Grafana/Prometheus visualizing multiple ips as query

Issue

I want to have an graph where all recent ips that requested my webserver get shown as total request count. Is something like this doable? Can I add an query and remove it afterwards via prometheus?

Solution

Technically, yes. You will need to:

  1. Expose some metric (probably a counter) in your server – say, requests_count, with a label; say, ip
  2. Whenever you receive a request, inc the metric with the label set to the requester IP
  3. In Grafana, graph the metric, likely summing it by the IP address to handle the case where you have several horizontally scaled servers handling requests sum(your_prometheus_namespace_requests_count) by (ip)
  4. Set the Legend of the graph in Grafana to {{ ip }} to ‘name’ each line after the IP address it represents

However, every different label value a metric has causes a whole new metric to exist in the Prometheus time-series database; you can think of a metric like requests_count{ip="192.168.0.1"}=1 to be somewhat similar to requests_count_ip_192_168_0_1{}=1 in terms of how it consumes memory. Each metric instance currently being held in the Prometheus TSDB head takes something on the order of 3kB to exist. What that means is that if you’re handling millions of requests, you’re going to be swamping Prometheus’ memory with gigabytes of data just from this one metric alone. A more detailed explanation about this issue exists in this other answer: https://stackoverflow.com/a/69167162/511258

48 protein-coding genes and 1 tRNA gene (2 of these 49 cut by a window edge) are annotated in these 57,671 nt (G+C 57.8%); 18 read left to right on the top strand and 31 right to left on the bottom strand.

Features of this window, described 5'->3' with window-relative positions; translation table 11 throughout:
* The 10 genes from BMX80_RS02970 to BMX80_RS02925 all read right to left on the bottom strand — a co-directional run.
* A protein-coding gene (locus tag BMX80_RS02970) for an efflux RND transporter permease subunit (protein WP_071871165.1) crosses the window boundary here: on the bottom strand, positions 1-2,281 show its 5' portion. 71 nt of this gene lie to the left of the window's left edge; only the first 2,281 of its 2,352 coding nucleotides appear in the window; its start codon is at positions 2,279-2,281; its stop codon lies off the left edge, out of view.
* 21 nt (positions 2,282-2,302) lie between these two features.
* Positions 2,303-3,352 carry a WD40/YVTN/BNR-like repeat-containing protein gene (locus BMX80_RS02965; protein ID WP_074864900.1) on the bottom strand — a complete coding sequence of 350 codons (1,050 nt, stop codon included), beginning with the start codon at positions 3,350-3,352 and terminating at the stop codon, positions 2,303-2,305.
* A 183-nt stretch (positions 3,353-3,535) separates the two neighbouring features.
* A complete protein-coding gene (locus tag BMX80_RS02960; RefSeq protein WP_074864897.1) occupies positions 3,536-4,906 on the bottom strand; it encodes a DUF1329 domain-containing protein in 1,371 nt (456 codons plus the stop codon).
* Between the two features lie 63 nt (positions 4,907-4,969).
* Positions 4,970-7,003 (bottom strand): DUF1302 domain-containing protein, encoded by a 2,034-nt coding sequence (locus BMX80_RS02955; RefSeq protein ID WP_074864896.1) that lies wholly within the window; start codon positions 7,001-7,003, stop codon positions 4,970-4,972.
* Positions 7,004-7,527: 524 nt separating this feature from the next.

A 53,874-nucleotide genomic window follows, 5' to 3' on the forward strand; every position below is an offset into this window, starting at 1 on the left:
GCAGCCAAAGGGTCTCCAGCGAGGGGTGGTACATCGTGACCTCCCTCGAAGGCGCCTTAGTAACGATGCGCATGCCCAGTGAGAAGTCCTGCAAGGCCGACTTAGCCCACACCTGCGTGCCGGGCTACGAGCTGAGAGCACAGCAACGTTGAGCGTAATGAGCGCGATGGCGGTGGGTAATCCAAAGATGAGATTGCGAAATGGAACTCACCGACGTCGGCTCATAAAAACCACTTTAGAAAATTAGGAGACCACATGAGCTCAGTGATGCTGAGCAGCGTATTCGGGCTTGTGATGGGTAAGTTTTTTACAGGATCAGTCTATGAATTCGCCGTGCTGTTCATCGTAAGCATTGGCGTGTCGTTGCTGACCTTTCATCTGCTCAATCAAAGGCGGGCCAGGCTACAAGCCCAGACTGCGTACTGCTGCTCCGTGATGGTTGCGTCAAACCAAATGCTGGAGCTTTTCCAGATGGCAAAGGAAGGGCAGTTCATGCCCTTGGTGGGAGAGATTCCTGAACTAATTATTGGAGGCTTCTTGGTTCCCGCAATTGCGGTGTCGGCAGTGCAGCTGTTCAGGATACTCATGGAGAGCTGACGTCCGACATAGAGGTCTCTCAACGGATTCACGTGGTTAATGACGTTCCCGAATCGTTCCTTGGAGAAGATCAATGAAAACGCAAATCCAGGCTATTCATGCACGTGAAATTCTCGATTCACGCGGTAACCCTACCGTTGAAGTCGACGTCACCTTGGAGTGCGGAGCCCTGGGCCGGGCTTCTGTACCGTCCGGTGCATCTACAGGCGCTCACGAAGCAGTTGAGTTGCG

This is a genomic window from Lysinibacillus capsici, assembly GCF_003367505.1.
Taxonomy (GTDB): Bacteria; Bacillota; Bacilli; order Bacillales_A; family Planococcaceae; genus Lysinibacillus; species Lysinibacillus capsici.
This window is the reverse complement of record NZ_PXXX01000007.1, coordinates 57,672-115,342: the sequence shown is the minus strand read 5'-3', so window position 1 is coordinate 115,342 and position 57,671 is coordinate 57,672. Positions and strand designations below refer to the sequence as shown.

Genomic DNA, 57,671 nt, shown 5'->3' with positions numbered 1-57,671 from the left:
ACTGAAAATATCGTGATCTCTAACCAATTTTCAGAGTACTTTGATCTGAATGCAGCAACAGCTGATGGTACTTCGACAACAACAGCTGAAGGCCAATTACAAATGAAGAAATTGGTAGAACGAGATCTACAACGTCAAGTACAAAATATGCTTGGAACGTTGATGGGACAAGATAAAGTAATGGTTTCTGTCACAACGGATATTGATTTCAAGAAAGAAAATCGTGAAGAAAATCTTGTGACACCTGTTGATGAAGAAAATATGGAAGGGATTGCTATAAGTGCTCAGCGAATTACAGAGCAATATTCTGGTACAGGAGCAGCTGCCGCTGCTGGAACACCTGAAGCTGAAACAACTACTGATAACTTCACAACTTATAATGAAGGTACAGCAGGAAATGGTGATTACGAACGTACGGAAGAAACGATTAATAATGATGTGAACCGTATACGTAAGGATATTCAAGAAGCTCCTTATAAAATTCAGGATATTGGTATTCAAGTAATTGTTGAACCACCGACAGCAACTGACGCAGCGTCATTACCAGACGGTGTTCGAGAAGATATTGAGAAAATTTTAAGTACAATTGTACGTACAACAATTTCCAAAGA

With that in mind, this approach would make sense if you know for a fact you expect a small volume of IP addresses to connect (maybe on an internal intranet, or a client you distribute to a small number of known clients), but if you are planning to deploy to the web this would allow a very easy way for people to (unknowingly, most likely) crash your monitoring systems.

You may want to investigate an alternative — for example, Grafana is capable of ingesting data from some common log aggregation platforms, so perhaps you can do some structured (e.g. JSON) logging, hold that in e.g. Elasticsearch, and then create a graph from the data held within that.

Answered By – Ashley Davies

Answer Checked By – Terry (GoLangFix Volunteer)

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